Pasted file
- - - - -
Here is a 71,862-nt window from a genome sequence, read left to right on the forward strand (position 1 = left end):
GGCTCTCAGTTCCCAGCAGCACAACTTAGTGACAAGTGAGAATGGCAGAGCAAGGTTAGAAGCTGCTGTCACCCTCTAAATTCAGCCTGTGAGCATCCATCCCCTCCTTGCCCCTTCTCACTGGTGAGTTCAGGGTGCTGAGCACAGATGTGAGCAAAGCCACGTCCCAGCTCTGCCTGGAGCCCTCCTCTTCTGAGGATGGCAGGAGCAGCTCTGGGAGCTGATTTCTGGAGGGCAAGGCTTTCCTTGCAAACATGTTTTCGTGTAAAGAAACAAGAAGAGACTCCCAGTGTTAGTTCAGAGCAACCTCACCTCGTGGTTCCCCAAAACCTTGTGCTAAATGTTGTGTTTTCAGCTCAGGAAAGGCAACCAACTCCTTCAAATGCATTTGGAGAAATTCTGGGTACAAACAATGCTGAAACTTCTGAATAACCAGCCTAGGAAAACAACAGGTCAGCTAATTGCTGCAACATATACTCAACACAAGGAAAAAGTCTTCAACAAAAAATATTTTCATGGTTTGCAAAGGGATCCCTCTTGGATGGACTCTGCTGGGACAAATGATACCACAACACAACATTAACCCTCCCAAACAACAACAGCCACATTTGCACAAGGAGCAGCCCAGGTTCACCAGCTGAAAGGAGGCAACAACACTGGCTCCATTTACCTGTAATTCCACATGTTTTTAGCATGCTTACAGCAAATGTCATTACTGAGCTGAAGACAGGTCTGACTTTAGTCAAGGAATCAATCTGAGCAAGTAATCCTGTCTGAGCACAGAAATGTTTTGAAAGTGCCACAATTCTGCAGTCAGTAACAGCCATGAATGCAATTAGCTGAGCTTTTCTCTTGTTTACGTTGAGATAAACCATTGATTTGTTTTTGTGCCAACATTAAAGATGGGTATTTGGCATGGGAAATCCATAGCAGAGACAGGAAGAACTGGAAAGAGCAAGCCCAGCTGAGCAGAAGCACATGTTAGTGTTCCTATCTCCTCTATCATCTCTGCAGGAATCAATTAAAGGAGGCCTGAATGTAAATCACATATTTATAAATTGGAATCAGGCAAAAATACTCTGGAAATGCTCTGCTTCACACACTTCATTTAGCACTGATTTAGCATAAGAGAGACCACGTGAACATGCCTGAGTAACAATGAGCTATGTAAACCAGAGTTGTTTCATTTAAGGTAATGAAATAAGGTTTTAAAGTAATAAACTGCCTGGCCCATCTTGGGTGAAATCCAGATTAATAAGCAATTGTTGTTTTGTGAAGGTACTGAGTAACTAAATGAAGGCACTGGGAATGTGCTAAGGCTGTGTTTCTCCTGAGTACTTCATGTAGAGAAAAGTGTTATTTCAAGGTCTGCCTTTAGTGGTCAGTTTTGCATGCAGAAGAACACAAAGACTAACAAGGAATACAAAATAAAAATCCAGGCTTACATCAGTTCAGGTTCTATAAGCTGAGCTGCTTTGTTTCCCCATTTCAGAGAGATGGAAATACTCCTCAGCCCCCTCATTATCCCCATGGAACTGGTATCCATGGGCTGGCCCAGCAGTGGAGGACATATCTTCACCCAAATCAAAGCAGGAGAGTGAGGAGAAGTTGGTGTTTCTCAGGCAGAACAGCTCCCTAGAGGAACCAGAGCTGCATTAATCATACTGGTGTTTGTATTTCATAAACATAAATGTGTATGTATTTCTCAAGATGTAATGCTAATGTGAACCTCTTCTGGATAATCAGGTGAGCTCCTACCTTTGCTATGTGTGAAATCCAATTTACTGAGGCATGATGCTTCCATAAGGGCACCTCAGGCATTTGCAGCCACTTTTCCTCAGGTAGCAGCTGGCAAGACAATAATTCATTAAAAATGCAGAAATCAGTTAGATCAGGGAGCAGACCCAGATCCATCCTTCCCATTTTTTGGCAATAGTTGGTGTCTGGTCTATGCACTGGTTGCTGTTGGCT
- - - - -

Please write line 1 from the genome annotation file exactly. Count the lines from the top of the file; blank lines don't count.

Here is a 71,862-nt window from a genome sequence, read left to right on the forward strand (position 1 = left end):